Specialist Motorsport operations including Prodrive and JRM Engineering have joined mainstream automotive manufacturers in allocating design, prototyping and production capacity to emergency supply of ventilations and other key medical equipment and components as part of the global response to the COVID-19 virus outbreak.
CORE Autosports are working with their supply chain to switch production capability of their workshops to face masks.
Formula one teams too are assisting the push to bolster worldwide supplies of much-needed specialist equipment.
Mercedes, Ferrari, Red Bull, Racing Point, McLaren and Williams are all involved in the effort too with rapid prototyping and production a key part of the response.
Mainstream automotive around the world also responding include Fiat who began converting one of its car plants in China to start making about one million masks a month two weeks ago.
General Motors, Ford and Tesla in the US, Honda, Jaguar Land Rover, JCB and Rolls Royce in the UK too have either agreed to support the effort or are assessing their capabilities to do so together with Nissan in Japan.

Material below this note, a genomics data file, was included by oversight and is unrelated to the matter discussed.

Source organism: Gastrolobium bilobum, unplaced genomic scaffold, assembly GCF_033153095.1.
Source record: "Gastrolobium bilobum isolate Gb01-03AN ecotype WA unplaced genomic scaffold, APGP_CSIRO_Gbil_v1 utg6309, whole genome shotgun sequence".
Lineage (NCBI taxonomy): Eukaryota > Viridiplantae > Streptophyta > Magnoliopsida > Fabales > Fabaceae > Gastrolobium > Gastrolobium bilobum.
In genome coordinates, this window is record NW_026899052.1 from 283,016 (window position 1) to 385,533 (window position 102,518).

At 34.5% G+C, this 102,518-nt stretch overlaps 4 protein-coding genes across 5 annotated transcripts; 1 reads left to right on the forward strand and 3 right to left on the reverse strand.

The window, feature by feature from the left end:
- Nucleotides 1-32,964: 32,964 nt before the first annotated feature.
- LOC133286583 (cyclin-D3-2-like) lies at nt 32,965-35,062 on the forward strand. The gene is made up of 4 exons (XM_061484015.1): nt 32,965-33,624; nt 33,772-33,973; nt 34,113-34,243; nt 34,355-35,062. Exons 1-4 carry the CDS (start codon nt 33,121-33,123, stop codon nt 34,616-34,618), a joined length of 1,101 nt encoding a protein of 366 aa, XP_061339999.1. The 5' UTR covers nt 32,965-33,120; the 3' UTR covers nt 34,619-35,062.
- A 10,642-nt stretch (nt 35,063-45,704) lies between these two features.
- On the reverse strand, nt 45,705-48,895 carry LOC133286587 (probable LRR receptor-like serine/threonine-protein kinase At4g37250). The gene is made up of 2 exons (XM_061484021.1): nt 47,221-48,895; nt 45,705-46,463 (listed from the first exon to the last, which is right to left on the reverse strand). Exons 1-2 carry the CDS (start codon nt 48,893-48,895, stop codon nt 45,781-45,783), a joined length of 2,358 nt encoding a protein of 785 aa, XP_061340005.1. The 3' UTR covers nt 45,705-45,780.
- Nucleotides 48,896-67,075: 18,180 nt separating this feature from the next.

Ford is working with GE Healthcare and 3M to design modified respirators and ventilators. Ford has already started making transparent face shields, to complement existing protective gear for hospital staff.
Nissan is working with McLaren and aerospace company Meggitt, to develop a new medical ventilator.
The Mahindra Group in India is also looking to see how its factories could make ventilators.
Scuderia Cameron Glickenhaus meanwhile has publicly offered its ex Highcroft Racing facility in Danbury, Connecticut, which had been in the process of conversion as the new production facility for its forthcoming 004 road car, to be handed over as a temporary hospital for regional health authorities during the current crisis.